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Refugee crisis demands and defies sustained reflection

Andrew Hamilton |  20 January 2016

Last week we were again reminded in small ways of how challenging an issue is the forced movement of peoples. In an address to the diplomatic corps in Rome Pope Francis offered a universal view, urging compassion for the hundreds of thousands of people pressing for protection in Europe.

German newspaper front page about Cologne New Years Eve attacksIn Australia, figures on self-harm and the use of force in detention centres, and the confirmation that the Save the Children workers in Nauru were unjustly blamed and expelled, showed how rancid is our local treatment of people seeking protection.

The movement of people seeking protection from violence both demands and defies sustained reflection. Part of the challenge lies in the sheer number of people displaced by violence and the attendant homelessness, insecurity and discrimination they suffer. These numbers are the more daunting for those who live in the nations where people seek protection and a decent life.

The conflict that underlies the violence that leads people to flee is also very complex. At its centre now stands IS, as earlier stood al Quaeda.

IS feeds on the conflict between Shiite, Suni and other groups and particularly on the antagonism between Iran and Saudi Arabia. The conflict and consequent displacement of people are intensified by the military participation of other nations with their own competing economic and political interests in the region, including the United States, Russia and Turkey.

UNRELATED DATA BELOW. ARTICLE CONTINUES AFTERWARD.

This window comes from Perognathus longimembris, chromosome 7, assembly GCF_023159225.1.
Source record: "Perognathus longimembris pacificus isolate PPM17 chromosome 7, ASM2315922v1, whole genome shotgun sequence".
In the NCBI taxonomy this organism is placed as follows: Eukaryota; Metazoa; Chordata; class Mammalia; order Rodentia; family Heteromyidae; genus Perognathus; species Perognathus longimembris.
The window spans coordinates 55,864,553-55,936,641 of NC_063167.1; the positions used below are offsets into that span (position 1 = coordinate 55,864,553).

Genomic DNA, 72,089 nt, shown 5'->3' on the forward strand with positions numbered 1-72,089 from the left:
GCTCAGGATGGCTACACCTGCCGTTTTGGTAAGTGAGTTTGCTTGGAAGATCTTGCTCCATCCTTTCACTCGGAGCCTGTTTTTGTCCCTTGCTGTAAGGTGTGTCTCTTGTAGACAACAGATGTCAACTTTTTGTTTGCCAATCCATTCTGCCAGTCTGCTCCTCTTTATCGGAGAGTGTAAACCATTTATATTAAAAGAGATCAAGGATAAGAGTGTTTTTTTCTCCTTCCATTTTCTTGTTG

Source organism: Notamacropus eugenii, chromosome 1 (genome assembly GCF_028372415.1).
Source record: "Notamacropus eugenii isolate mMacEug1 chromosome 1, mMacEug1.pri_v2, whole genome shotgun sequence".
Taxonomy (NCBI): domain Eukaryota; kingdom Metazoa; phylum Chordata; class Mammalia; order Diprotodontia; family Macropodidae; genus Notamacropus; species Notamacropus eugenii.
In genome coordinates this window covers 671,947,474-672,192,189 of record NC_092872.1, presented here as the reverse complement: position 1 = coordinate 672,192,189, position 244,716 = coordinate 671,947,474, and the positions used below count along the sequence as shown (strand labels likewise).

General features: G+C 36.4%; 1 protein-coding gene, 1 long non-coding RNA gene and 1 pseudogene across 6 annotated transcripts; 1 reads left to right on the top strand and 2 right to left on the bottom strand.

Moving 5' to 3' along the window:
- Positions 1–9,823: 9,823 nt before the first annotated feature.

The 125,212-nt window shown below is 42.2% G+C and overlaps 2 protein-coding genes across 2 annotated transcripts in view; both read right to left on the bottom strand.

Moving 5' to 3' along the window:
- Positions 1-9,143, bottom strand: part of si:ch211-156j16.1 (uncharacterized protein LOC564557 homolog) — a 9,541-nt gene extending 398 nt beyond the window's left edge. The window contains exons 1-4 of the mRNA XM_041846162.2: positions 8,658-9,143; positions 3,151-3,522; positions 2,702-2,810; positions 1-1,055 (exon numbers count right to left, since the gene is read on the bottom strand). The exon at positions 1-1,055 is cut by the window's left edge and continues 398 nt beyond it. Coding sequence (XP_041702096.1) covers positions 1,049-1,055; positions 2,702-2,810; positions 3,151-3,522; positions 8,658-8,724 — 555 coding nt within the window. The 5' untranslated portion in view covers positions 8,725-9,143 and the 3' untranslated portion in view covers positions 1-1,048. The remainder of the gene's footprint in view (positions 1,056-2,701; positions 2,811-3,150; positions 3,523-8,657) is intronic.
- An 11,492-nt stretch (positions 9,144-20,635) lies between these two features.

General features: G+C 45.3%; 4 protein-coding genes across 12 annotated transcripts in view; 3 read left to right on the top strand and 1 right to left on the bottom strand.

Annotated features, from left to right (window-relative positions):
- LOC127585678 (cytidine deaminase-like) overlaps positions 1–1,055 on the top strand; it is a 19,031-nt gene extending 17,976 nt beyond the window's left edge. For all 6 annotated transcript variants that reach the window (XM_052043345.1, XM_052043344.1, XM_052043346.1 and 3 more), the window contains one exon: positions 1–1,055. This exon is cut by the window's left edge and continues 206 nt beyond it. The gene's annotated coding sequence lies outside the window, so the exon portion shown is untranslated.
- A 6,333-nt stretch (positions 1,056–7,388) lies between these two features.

A particular challenge for Western observers is that IS professes a corrupt version of Islam, which feeds on and fuels historical prejudice against the West and Christianity. 

The brutality exhibited by this bastard derivative of Islam and the fact that most people who flee are Muslims also feeds into historical Western prejudices against Islam and Muslims and resentment at the insubordination of former colonial servants. Those who seek protection are often vilified and the crimes of a few attributed to the race and religion of all.

A further challenge to reflection lies in the IS strategy of fomenting terrorist actions in the West and in other societies it deems hostile. Terrorism induces fear, which in turn deepens prejudice, encourages repression that will alienate Muslim minorities and draw recruits to IS.

It also leads Western societies to abandon the humanitarian traditions enshrined in the rule of law. They then take on the brutal selfishness already attributed to them by IS.

In this complex mixture of issues, history and attitudes it is easy to forget that what matters most in the flight of peoples is the human dignity of those who have to flee and the fellow humanity they share with the people on whom they make a claim.

Those who flee experience fear, loss, flight and need. Some endure such hard experiences with great heroism. Many will carry lasting scars of mental illness. They are ordinary human beings.